And whilst that virtue warms my breast
I’ll love my handsome Nell.
When he was 16, there was Margaret, to whom he proposed–
Peggy dear…My fair, my lovely charmer!
And Allison, to whom he proposed –
And by thy een sae bonie blue, / I swear I’m thine forever, O!
Robbie goes to dancing school, affording him many opportunities to research his love songs, and eventually resulting in the birth of Bess, the first of twelve children of different mothers, one of whom, the long-suffering and generous-hearted Jean Armour, he married. Of his darling Bess, he wrote:
Welcome, lily bonie, sweet, wee dochter!
Tho’ ye come here a wee unsought for
He helped found the Tarbolton Bachelors Club as its president. One of the rules stated that each member must be: “a professed lover of one or more of the female sex." No Hellfire Club for these wholesome, idealistic, lusty young Scottish gents, no dark catacombs and lechery, just true admirers and cravers after their opposite gender.
Robert Burns understood love in all its forms, joyful and sad, frolicking and profound. He understood passion…very well…and he experienced the full gamut of love and life himself. Even though he died far too young, his songs and his poetry reflect a genius ability to express emotional richness.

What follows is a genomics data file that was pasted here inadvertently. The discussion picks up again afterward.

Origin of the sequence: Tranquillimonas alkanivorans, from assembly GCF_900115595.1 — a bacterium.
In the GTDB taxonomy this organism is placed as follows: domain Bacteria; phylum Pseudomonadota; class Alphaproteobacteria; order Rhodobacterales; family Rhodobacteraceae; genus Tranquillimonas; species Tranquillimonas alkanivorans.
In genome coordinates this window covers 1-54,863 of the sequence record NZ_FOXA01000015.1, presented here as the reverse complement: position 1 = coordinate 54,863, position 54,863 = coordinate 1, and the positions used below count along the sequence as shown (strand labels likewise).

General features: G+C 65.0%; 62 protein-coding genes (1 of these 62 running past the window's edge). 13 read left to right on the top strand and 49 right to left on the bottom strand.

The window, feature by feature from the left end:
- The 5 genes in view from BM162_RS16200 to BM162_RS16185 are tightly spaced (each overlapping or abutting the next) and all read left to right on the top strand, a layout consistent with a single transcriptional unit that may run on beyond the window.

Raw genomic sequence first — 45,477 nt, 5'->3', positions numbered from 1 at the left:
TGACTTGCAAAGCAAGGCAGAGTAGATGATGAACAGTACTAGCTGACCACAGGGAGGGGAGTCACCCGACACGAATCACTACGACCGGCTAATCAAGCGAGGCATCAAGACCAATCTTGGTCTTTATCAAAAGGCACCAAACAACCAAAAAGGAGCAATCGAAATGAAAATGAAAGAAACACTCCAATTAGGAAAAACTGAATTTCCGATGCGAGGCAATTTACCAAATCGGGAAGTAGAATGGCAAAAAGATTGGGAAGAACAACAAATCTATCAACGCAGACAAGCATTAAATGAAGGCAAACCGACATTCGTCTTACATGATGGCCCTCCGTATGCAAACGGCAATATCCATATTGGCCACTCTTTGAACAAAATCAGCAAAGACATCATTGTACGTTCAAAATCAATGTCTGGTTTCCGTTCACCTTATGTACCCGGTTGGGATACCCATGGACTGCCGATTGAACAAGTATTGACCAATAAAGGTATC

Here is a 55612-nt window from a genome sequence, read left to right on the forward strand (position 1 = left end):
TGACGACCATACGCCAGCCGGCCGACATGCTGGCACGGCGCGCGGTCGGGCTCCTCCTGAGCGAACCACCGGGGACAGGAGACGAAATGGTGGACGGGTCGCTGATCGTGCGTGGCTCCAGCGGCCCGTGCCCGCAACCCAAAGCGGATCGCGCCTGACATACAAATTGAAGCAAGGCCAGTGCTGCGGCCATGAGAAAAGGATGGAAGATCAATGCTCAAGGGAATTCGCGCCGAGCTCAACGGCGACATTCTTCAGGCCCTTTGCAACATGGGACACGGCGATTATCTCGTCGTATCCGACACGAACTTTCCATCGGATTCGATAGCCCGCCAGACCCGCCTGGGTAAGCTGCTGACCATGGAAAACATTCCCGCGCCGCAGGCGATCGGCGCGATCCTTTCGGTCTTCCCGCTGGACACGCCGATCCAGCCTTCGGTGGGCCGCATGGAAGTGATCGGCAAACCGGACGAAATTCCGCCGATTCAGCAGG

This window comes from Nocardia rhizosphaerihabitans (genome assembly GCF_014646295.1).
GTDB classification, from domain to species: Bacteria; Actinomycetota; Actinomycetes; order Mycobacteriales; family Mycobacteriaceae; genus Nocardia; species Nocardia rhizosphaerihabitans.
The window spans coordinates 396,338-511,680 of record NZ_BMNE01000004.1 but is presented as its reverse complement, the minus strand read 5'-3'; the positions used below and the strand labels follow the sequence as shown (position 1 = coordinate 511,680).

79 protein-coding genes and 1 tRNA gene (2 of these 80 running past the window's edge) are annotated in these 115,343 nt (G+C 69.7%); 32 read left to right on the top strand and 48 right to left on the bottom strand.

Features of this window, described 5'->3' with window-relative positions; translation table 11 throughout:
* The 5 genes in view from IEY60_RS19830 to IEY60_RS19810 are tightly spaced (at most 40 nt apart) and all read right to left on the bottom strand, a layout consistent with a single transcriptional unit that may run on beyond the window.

Ye banks and braes o’ bonnie Doon,
How can ye bloom sae fresh and fair?
How can ye chant, ye little birds,
And I sae weary, fu’ o’ care!
The ritual of the Burns Supper was started by his close friends a few years after his death, and the format is very much the same today, including the various whisky toasts, the welcome to the Haggis, and so on.
Even today, the traditions of a Burns Night Supper are set, a series of recitations, addresses, toasts and songs. Burns is liberally quoted, though not all the verses and pieces recited are by Burns. Creative interpretation and original material encouraged, and most all is delivered very tongue-in-cheek — after all, one of Burns’s most enduring qualities was a rollicking sense of humor.